This is the United Kingdom 2010. ‘Walking the dog’ is no longer the low-tech activity it used to be.
If you are lucky enough to avoid the marauding transvestites intent on introducing your Pekinese pooch to the finer details of alternative sexuality, then your next task is to find a suitable lamp post.
Assuming you are not in Dundee, where the lamp posts are a particularly lively hazard on account of the electronic bus timetables a cat loving council maintenance worker someone incorrectly wired up, then your next task is to find a patch of grass that appeals to your pet.
Fido could be caught short on this exploration, and deposit the spent remains of his Pedigree Chum on the pavement – what to do? Assuming the Pedigree Chum is not conveniently still in the can, (you should always endeavour to feed it to your pet out of the can) you may not wish to pick it up and put it in your pocket.
Fear not, the council have a man whose job is just that. He is paid by the other ratepayers. This is where it gets interesting. How do you contact him?
In the bad old days, prior to 2008, you would have searched in vain for a working telephone box, and then returned home and picked up your own telephone.
Stop! This is 2010. Your local council is fully committed to inclusive methods of communication that ensure the equality of all stakeholders and promises to engage younger members of the community suffering from low self-esteem and those with mobility problems, regardless of whether they are likely to have been walking a dog or not.
Turn on your computer! Yes, I know it is further away than your telephone and you could have made the call by now, indeed, you could have cleared the dog shit up half an hour ago, but bear with us.
Wait for windows to fire up. Right click on your bookmarks. And enter ‘Virtual Tameside’, whose potential ‘is vast’, rivalling only that of Amsterdam and Dublin. Sweep through the virtual library, the virtual citizen’s panel (which gives you a virtual sense of virtual inclusiveness in the council’s plans) and make your way to the virtual receptionist’s desk.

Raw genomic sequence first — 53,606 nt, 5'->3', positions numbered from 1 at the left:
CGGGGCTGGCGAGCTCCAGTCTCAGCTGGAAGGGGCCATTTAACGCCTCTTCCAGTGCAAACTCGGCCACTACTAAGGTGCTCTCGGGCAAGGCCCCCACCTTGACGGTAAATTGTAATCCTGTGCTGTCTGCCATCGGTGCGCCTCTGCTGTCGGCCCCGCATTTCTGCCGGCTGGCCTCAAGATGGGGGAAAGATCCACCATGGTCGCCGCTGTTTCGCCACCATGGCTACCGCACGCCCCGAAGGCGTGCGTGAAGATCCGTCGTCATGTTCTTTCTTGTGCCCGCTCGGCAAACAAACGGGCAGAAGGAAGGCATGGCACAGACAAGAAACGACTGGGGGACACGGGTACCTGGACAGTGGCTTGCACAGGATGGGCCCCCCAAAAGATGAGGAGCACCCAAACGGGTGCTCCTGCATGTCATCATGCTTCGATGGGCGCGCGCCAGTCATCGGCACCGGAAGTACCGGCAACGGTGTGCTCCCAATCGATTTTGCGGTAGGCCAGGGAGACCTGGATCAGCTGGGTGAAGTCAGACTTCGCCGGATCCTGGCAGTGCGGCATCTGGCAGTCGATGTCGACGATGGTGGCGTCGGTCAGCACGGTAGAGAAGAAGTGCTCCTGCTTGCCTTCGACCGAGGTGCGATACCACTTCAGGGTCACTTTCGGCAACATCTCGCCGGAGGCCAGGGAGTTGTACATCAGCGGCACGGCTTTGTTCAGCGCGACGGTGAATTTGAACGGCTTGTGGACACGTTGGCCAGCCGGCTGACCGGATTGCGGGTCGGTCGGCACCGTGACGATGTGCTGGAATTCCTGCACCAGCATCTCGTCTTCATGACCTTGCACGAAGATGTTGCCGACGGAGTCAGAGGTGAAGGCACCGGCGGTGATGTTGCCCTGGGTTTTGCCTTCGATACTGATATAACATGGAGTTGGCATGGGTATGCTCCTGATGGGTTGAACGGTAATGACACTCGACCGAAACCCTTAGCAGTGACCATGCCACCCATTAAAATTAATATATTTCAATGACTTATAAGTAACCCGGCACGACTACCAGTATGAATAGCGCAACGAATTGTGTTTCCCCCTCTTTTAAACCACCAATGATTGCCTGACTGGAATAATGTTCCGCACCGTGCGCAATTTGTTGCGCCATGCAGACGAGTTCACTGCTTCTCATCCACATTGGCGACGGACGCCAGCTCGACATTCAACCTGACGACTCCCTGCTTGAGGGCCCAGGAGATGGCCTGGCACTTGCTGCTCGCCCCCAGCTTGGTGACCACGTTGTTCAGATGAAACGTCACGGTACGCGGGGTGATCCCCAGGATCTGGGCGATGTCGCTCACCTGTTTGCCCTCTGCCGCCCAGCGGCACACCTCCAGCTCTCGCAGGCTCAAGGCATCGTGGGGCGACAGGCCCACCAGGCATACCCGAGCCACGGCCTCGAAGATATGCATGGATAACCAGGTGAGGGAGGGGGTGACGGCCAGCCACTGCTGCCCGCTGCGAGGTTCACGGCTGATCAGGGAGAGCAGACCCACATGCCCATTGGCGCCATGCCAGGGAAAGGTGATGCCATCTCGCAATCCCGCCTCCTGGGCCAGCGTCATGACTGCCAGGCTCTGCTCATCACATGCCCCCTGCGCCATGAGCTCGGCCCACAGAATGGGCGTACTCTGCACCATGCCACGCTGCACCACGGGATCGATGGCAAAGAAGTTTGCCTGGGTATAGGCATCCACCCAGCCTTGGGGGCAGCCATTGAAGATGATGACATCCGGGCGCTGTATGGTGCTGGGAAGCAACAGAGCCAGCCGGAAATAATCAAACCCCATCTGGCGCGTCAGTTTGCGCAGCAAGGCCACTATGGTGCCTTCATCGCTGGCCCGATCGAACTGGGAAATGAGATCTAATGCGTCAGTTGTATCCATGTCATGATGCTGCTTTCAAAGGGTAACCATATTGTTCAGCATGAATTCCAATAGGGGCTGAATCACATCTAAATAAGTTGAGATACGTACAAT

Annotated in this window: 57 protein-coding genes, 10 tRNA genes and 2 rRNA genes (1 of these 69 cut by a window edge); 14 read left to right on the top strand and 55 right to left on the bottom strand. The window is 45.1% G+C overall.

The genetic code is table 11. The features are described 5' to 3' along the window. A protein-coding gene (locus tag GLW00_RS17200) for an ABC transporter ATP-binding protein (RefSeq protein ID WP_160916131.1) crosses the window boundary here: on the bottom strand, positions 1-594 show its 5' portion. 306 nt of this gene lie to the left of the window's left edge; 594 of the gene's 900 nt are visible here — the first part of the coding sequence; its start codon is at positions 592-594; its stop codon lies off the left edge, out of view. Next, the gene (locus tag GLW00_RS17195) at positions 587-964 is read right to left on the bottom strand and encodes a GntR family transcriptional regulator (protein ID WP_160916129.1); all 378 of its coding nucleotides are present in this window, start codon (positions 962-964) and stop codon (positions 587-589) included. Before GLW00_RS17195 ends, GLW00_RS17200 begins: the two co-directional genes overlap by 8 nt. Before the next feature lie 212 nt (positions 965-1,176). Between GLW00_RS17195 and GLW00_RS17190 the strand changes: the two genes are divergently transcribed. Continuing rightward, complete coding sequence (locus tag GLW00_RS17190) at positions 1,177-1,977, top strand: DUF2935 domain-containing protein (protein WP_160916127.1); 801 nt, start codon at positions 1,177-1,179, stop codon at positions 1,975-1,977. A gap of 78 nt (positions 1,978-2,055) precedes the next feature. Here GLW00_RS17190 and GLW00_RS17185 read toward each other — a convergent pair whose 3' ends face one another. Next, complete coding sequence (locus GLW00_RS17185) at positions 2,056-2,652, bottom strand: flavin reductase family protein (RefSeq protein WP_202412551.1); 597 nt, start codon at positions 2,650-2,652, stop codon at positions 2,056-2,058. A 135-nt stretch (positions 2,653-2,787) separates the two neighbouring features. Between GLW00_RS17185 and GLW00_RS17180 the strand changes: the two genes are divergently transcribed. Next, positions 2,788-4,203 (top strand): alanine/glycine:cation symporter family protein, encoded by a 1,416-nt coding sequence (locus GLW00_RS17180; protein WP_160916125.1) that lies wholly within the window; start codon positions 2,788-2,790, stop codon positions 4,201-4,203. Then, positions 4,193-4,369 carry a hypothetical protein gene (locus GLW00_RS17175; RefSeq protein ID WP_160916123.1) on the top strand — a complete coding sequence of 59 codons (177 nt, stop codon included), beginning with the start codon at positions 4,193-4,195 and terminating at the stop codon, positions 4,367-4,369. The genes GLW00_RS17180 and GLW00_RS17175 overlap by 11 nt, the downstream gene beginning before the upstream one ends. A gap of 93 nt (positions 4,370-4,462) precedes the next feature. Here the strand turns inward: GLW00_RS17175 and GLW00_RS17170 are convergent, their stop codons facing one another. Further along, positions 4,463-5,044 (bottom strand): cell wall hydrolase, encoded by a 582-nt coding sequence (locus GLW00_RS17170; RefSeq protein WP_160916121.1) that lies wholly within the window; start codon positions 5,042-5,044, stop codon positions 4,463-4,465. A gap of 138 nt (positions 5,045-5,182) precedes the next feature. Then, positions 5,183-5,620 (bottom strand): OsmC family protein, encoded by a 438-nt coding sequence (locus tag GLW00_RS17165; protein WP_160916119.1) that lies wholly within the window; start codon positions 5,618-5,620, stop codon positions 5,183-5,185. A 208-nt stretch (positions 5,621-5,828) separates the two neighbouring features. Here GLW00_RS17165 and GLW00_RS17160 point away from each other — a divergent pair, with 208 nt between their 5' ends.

There is the potential for staff on the service desk to have a negative interaction with a service user, though […] actual physical violence is impossible unlike the traditional form of service engagement.
(Translation, if you have lost your virtual temper by this time, you can only virtually punch the receptionist on the nose)
Virtually ask the virtual receptionist to direct you to the area where you may find the virtual Tameside Street when your pooch pooped.
Click on the virtual pile of dog shit you will see on the sidewalk. (I am not making this up, honest!) this will redirect you to the tameside.gov.uk website, there you will be able to report the dog shit to the correct council department……
Yes, Tameside council had discovered ’Second Life’ the virtual on-line world! They spent £36,000 of ratepayer’s money buying themselves, amongst other corkers, £4,800 on a virtual island on which to land their ‘teleported’ ratepayers in search of the council’s dog shit picker upper, £400 on a Black Knight on a horse (don’t ask!) and £6,150 buying an ‘Aquafer Museum’ (absolutely essential for the modern council).
The council were assured that this was money well spent to save ‘citizen carbon footprints’ when seeking to access the same information that was available to the 7% of Second Life users resident in Brazil, the 30% in the USA, or the 7% in Japan who had need of contacting the Tameside council’s dog shit scooper upper.
Unfortunately, Tameside council didn’t think to install a counter on the web site, so they have no idea how many people were daft enough to go through this rigmarole in order to contact them. They have now abandoned the scheme, no doubt to the total dismay of the many staff who had excitedly attended the £3,250 worth of workshops to teach them how to address a virtual ratepayer arriving at their virtual desk, and unable to virtually throttle them……
I am indebted to the perseverance of Tameside microblogger Liam Billington (@liambillington) who submitted the Freedom of Information request that uncovered this virtual madness, and Dave Higginson for pointing it out to me.
You couldn’t make it up, in the time honoured phrase.